Did the Japanese word originate in Chinese, or was it the other way around? Or are the two words related at all?


2 Answers 2


No, Japanese kawaii is not etymologically related to Chinese 「可愛」.

As a very simplified explanation, Japanese kawaii is a native Japanese word, originally coming from a contraction of kao (face, forming the kaw part of the word) and hayushi (flushed, forming the aii part of the word). The semantic extension is as follows:

flushed face > embarrassed > pitiable > lovable

The modern Japanese spelling 「可愛い」 is completely jukujikun (熟字訓); that is, none of the Chinese characters used here reflect any kind of etymology (Japanese or otherwise).

To reiterate, none of the morphemes which kawaii is composed of are Chinese in origin at all, but for the benefit of anyone who's studying Japanese and are aware of [the idea of kun'yomi], [Japanese spelling habits], and how it's a complete red herring to relate [kun'yomi words represented by Chinese characters] to [Chinese morphemes], the modern spelling of those Japanese words are:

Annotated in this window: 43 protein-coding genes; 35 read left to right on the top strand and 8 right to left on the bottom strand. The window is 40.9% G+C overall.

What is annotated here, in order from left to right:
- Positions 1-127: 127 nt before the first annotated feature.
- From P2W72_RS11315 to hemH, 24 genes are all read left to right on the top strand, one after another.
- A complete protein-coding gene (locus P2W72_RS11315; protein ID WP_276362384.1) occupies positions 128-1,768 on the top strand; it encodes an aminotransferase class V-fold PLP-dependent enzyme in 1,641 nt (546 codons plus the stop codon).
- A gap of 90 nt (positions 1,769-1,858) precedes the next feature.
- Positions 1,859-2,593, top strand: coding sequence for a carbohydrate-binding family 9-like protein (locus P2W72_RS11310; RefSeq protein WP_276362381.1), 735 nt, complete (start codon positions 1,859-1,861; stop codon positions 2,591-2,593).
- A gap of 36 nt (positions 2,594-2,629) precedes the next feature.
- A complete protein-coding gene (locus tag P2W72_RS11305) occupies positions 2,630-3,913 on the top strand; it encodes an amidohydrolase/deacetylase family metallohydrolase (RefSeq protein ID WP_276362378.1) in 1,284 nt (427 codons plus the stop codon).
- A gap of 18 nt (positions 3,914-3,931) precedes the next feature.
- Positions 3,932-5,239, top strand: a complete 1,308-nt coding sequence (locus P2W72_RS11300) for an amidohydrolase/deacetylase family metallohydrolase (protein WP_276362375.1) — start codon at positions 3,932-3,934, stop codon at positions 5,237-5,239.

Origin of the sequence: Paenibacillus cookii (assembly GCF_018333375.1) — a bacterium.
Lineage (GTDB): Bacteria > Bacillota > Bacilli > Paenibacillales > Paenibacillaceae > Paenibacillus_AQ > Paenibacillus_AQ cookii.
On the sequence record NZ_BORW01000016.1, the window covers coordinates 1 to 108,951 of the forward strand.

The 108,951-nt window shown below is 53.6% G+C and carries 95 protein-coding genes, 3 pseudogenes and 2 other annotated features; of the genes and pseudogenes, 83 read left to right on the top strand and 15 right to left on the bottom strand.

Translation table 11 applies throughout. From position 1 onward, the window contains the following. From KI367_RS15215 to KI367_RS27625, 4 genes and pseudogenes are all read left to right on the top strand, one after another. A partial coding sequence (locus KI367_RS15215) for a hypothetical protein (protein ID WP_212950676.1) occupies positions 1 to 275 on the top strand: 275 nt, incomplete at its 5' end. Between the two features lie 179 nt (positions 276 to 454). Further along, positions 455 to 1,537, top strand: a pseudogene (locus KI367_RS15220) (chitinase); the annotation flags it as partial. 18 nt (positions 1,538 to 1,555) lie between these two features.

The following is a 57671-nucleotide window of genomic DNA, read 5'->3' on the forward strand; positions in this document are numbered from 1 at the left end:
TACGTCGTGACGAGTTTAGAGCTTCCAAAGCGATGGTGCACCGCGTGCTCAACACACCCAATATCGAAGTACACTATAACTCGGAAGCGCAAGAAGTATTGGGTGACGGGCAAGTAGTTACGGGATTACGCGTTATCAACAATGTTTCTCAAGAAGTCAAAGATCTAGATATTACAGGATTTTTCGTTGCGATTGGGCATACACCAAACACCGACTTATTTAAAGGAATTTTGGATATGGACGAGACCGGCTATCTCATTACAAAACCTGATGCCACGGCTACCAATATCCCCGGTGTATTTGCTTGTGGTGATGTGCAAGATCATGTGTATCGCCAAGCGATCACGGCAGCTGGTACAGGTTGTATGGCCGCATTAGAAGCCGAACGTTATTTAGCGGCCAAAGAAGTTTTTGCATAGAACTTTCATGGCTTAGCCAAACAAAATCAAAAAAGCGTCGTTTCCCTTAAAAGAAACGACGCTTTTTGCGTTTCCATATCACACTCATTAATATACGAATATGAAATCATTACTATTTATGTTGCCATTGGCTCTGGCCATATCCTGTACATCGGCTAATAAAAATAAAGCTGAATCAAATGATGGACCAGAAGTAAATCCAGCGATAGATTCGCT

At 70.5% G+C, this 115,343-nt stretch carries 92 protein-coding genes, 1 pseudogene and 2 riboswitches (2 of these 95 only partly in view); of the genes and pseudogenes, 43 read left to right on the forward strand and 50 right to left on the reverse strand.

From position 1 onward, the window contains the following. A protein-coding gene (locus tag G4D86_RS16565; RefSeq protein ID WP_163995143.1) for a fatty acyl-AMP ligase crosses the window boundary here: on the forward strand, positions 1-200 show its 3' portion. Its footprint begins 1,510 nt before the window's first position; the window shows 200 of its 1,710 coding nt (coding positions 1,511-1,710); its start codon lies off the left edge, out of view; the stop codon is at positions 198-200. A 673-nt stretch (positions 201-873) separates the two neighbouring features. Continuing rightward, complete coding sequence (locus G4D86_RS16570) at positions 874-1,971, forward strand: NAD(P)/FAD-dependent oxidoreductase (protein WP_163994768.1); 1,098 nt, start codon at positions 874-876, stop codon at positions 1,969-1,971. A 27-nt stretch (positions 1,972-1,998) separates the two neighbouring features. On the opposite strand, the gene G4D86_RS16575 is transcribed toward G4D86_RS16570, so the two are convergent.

• kawaii - 「可愛い」
  • kao - 「顔」
  • hayushi - 「映し」



They are unrelated.

汉字表记可愛い为借字 (当て字)和熟字訓,且使用了愛的不规则读法。与汉语可爱(官话kě'ài,闽南语khó-ài)发音相近实属巧合

维基词典 - 可愛い


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